I am trying to understand the curves of a MOSFET. Sorry if the question is very basic.
Where the red point is is the saturation zone of the MOSFET, therefore the source drain voltage must be 0V because at this point the MOSFET is saturated conduction at maximum current, because on the X axis of the graph called Vds marks 10V for the red point.
- 5therefore the source drain voltage must be 0v No, the red dot is at the point where VDSVDS = 10 V, see the X-axis of the graph. The source drain voltage is VDSVDS. Look up when a MOSFET is in saturation, there is an equation which tells you that VDSVDS needs to be larger than a certain value. – Bimpelrekkie Mar 10 at 7:57
- 5You may be confusing “saturation” in a bipolar transistor with “saturation” in a MOSFET. Unfortunately they mean practically the opposite phenomenon but have the same name. – Brian Drummond 2 days ago
- 2@BrianDrummond Indeed. When I first learned this stuff (in the 1960s) the term I encountered was “pinch-off” rather than “saturation”. I think “pinch-off” is both closer to the physics and less confusing. – John Doty 2 days ago
- 2@JRE What is the question now? – CGCampbell 2 days ago
- 2@CGCampbell: There never was a question, just statements. There was a question mark, but it was at the end of a statement rather than a question so it was simply improper punctuation. – JRE 2 days ago
therefore the source drain voltage must be 0v because at this point the mosfet is saturated conduction at maximum current
No, you have this wrong. Maybe you were perhaps thinking of the BJT saturation region (when the collector-emitter voltage is close to 0 volts)? If so, then you’d be correct but, it’s the other way round for a MOSFET – the channel is saturated rather than the base/collector on a BJT.
From Wiki on MOSFETs: –
- 1That is …, if I measure the voltage with a multimeter between drain and source when the mosfet is saturated, does it not give close to zero? – Mario 2 days ago
- 2No, the saturation region for a MOSFET is not the region where you can measure low on-resistances. The saturation region is the part of the characteristic where if you increase the drain-source voltage, the current barely changes at all. What you are talking about is the triode region @Mario – Andy aka 2 days ago
- 1I am in a simulator with the following circuit: applying 5v to the gate of a mosfet whose threshold voltage is 1.5v, applying 10v to drain and source through a 300 ohm resistance, the voltage between drain and source measured with the multimeter are 580 mv and 9.40v resistance, I am now in the triode region?, because it looks like the saturation region of a bjt – Mario 2 days ago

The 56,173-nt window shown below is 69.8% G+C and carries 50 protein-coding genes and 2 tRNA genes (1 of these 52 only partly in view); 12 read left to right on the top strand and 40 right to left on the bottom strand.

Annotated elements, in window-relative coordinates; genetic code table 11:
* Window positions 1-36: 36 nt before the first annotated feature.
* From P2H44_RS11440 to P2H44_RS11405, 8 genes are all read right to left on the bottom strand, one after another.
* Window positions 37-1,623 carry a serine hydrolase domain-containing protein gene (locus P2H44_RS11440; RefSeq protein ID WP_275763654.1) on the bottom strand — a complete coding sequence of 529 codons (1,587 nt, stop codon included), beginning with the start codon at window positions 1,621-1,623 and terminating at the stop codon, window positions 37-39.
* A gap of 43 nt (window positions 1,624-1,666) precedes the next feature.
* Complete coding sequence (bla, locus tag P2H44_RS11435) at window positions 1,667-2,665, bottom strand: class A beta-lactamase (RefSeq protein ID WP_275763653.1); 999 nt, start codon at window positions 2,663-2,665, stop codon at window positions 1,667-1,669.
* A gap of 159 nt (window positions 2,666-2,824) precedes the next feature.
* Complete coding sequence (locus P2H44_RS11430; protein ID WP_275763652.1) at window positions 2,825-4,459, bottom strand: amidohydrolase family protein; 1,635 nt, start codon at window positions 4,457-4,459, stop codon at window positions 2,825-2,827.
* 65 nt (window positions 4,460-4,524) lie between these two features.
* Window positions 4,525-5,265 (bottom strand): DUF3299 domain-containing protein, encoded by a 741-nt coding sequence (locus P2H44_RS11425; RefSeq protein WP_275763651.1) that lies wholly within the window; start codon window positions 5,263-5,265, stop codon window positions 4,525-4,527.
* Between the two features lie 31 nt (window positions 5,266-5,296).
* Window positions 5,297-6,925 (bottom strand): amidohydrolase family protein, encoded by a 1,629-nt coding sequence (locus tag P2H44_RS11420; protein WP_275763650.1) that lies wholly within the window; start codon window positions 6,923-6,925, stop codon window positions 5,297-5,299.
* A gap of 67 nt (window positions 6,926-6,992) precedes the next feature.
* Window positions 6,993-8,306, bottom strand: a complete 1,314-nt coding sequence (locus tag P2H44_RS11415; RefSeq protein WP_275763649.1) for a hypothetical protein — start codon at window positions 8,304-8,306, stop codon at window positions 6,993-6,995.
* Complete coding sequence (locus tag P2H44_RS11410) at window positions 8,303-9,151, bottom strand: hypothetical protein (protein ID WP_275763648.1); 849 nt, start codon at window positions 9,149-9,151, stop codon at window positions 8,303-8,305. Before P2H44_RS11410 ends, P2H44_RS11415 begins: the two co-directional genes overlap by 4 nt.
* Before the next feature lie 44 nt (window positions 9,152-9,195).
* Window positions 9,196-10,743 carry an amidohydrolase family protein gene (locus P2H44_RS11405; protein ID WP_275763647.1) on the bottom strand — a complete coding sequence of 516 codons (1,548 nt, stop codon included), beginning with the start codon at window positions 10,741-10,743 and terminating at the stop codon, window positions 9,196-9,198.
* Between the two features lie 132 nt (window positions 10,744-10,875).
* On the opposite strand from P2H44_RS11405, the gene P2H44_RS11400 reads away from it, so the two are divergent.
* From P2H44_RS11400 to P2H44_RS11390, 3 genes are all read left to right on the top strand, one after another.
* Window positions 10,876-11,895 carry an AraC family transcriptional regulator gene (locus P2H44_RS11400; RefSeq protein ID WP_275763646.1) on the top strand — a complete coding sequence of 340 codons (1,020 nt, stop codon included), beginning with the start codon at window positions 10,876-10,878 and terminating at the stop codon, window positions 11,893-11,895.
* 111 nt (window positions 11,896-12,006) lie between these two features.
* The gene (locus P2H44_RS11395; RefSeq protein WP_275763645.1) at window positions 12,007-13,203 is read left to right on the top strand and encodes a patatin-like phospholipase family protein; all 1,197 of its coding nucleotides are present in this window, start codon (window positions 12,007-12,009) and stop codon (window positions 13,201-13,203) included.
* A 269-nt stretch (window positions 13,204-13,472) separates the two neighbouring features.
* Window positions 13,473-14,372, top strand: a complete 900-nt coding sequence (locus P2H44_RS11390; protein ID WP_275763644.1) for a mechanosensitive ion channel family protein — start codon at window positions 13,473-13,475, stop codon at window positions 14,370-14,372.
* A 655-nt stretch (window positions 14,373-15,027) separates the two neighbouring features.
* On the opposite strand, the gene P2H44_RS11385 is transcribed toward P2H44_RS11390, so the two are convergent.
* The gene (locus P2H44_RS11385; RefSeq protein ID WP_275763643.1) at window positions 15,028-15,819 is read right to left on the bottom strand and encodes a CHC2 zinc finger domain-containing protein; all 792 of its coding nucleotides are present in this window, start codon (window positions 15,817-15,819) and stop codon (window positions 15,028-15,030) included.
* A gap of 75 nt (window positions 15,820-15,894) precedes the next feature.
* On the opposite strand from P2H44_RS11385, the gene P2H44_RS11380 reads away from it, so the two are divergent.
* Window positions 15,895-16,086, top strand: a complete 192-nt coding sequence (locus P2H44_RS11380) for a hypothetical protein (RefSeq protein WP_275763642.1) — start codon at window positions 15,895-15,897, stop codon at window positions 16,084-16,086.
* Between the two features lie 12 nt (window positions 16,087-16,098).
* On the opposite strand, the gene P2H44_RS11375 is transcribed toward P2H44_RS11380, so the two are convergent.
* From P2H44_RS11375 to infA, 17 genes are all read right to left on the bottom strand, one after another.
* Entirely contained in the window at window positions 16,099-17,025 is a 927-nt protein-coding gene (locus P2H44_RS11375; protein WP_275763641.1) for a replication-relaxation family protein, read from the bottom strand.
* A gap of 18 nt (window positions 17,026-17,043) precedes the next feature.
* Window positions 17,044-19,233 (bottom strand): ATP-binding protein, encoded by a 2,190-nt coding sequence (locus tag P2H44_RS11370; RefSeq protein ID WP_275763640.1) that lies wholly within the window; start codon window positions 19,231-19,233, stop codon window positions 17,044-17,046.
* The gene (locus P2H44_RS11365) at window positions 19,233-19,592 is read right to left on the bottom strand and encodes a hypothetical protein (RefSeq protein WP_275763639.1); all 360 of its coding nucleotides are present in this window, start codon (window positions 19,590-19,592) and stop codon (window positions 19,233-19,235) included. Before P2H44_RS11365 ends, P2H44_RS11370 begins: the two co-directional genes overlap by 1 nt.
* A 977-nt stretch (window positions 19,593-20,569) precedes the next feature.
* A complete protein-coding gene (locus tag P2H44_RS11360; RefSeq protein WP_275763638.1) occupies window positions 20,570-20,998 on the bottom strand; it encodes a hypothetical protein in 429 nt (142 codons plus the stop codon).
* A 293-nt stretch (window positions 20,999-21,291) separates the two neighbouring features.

- 2You have to put the drive voltage between gate and source. Gate and source is the input port. 9.40v sounds more like a voltage and not a resistance @Mario – Andy aka 2 days ago
- 1ok, thanks for the help – Mario 2 days ago
What do the curves and the red dot represent in the following MOSFET Id vs Vds and Vgs characteristic graph?
Part A – Meaning of the curves and the operation point
- The green (update: pale cyan) region is the “saturation” region.
- The yellow region is the “linear”, or “ohmic”, or “triode” region.
- In the saturation region, the thick horizontal (well, slightly tilting upwards) straight lines (well, OK, curves) represent the (connected) points in the region of a particular Vgs value.
- So for example, the curve that the red dot sits represents the points of Vgs = 2.5V.
- The vertical lines 0, 5, 10, 15, 20 mean the voltage across Drain and Source, Vds.
- Now the red dot operating point says this: If (a) Vds = 10V, and (b) Vgs = 2.5V, then (c) Ids = approx 16A.
Part B – Meanings of “Linear region”, “Saturated region” and “Linear mode” and why the MOSFET can be “operated in linear mode at the saturated region”
(1) Meaning of “linear region”
When I first look at a curve in a two dimensional graph, I almost always look at the labels of the X and Y axis. For example, if (a) X axis is labelled “voltage across a resistor, Vr”, and (b) Y axis is labelled “current through the resistor, Ir”, and (c) The Ir vs Vr “curve”, is a straight line starting from origin and goes, say 30 degrees, upwards, then we can conclude that Ir is proportional to Vr, or in mathematical terms, Ir is a function Vr, ie, Ir = f(Vr), where function f, the proportional constant, is a linear function. This is the mathematical definition of a linear function.
Now let us go back to National Semi’s EE engineer Locher’s Ir vs Vds graph (Fig 8) and focus only at the straight line labelled “liner” in yellow, we should conclude that the straight line should represent a linear function, Ir = f(Vds), or Ir = (1/R) * Vr, where R is a constant, the resistance value in Ohms, of course obeying Ohm’s Law.
We might now ask ourselves: “OK, the straight line represents a linear or “Ohmic” function, but how come this linear “straight line” becomes a linear “region”?